The town also has a museum dedicated to Madrid artist and adopted son of Crevillente, Julio Quesada, whose forefathers were from the Alicante town.
Julio Quesada Museum is in Calle Corazon de Jesus 17-19, Crevillente
Open during weekdays from 9am to 2pm and 5pm to 7pm. To visit outside these hours call 666 674 508
Crevillente is also the birthplace of the famous doctor Mas Magro, who was a leading light in the field of haematology in Spain. His laboratory is in the Casa del Parque, which also houses the town’s archaeological museum and art collection.
Obelisk by Parc Nou park in Crevillente, Alicante
The Casa del Parque is in the large Parc Nou where a large blue obelisk dominates the skyline. The monument’s granite base marks Crevillente’s most important achievements.
The town hosts two noteworthy fiestas – during Holy Week and a re-enactment of the Moors and Christians battles held at the beginning of October. If you can’t get to Crevillente for Easter, in the Semana Santa museum you can see some of its magnificent sculptures which take centre stage during the Holy Week processions. Semana Santa Museum is in Calle Corazon de Jesus, CrevillenteOpen Tuesdays to Fridays from 6pm to 9pm, Saturdays from 10.30am to 1.30pm and 6pm to 9pm, Sundays and fiesta days from 10.30am to 1.30pm. Entry is free. 674 508.Click here for further informationCrevillente Cuisine Like all Alicante towns, rice features heavily in many dishes. The paella from this town is made with rabbit and snails while on the coast you are more likely to eat it with fish and shellfish. In winter, you can try the ‘gachamiga’ of cod and garlic, ‘arros caldos’ made with rice, vegetables and pulses, or the ‘cocido con pelotas’ which is meatballs served with chickpeas, potatoes and vegetables. Crevillente also serves a variety of tasty cocas, which are like mini pizzas. Traditional cocas include cod, anchovies, sardines, tuna or vegetables. More than 41,000 cocas are made each year in the town, of which about 12,000 are eaten at Easter.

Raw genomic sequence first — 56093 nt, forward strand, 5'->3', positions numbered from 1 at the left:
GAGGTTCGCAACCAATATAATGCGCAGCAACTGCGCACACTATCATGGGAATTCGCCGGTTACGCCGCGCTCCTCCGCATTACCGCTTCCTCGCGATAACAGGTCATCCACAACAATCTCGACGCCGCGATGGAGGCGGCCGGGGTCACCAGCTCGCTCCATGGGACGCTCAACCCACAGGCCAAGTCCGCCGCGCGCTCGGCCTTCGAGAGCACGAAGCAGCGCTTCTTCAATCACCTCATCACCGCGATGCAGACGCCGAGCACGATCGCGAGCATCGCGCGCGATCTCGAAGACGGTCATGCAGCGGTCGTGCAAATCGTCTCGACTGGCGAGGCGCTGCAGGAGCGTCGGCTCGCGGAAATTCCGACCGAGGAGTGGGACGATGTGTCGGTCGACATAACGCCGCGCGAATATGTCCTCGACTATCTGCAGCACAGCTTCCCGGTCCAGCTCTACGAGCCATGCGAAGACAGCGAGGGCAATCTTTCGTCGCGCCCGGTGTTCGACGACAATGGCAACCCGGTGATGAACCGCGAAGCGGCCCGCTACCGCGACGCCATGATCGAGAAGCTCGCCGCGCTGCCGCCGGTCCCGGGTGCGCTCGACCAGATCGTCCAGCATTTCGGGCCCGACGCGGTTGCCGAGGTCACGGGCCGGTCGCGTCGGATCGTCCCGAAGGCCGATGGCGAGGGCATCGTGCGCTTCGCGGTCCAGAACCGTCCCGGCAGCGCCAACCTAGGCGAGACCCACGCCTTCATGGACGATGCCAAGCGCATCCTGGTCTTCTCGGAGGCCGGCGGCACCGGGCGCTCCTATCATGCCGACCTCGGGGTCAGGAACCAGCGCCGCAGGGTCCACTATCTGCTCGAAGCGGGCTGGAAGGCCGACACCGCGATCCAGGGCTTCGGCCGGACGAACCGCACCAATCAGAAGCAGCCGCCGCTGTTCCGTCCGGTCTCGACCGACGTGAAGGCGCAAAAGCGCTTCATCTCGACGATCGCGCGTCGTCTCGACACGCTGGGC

Crevillente street resembles an Arabian bazaar Attractions near Crevillente
At the end of the 18th century, Elche’s population rocketed and houses were scarce. People took to the nearby hills where they created cave houses. By 1970, there were about 900. Cave houses provided cheap accommodation with the advantage of staying cool in the hot summer months and warm in winter. The caves maintain an average temperature of about 24º throughout the year.
Flamingos in El Hondo, Crevillente El Hondo nature park The El Hondo nature park is one of the most important wetlands in Spain. Between Crevillente and Elche, it has two lagoons, several ponds and salt marshes with crops and palm trees. This natural oasis is a protected area for birds with about 170 species including the rare marbled teal and white-headed duck as well as herons, other duck species and flamingos. There are several walks in the park where you can find out more about the flora and fauna here. A good time to visit is in the evening where you can see amazing sunsets while observing the birds’ activities. Crevillente mountain The gentle slopes with tracks and paths mean the Crevillente mountain can be tackled by most hikers – or on horseback. Places to visit on the mountain include the shady spot of El Pi de L’Alivi, the 70 or so dry-stone huts, the Cati slopes to enjoy wonderful views, the attractive Castell Vell and ravine, the Pouet of Mel with a well between the limestone rocks, and the iconic Pixatco of San Cayetona standing 815 metres high.